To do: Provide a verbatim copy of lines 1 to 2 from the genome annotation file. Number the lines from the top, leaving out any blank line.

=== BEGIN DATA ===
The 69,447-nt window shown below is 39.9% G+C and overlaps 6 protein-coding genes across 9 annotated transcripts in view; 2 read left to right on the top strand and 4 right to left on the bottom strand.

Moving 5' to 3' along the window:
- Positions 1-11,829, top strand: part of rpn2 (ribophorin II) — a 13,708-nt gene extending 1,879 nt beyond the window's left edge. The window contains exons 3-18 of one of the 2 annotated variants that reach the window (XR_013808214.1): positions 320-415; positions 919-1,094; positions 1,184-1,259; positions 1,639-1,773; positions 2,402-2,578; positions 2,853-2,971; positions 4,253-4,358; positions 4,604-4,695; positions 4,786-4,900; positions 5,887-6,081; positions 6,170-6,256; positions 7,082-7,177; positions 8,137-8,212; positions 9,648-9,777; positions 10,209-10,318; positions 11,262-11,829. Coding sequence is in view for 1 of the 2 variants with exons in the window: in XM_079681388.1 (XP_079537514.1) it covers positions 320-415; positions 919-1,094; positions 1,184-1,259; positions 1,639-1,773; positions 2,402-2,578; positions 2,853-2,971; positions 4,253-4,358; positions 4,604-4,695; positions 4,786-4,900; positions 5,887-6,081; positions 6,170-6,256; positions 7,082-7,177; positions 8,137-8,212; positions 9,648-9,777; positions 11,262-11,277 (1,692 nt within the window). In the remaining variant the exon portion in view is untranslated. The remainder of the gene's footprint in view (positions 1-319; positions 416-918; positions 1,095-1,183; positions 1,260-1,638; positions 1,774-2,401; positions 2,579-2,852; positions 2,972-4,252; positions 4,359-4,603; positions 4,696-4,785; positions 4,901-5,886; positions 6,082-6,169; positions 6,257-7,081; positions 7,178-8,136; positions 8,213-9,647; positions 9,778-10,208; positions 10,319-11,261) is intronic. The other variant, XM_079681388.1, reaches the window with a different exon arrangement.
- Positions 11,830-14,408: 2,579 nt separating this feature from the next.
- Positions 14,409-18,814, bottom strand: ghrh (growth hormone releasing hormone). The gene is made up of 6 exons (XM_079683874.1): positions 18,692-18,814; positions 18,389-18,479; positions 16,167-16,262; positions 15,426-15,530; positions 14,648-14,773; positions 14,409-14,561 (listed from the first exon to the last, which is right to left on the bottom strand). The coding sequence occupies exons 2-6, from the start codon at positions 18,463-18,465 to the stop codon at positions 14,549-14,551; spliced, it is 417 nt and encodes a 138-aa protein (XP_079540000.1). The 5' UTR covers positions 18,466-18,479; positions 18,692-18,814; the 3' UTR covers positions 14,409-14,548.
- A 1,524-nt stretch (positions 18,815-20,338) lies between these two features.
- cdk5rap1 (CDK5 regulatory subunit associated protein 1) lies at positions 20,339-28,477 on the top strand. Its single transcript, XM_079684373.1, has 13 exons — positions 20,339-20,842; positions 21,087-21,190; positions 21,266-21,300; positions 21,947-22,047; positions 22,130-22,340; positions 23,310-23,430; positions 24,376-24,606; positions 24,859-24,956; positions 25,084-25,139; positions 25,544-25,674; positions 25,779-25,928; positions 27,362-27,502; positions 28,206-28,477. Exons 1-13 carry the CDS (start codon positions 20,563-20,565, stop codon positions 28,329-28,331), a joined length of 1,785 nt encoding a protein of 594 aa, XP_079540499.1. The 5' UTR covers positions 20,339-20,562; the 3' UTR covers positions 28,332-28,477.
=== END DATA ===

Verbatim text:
The 69,447-nt window shown below is 39.9% G+C and overlaps 6 protein-coding genes across 9 annotated transcripts in view; 2 read left to right on the top strand and 4 right to left on the bottom strand.

Moving 5' to 3' along the window: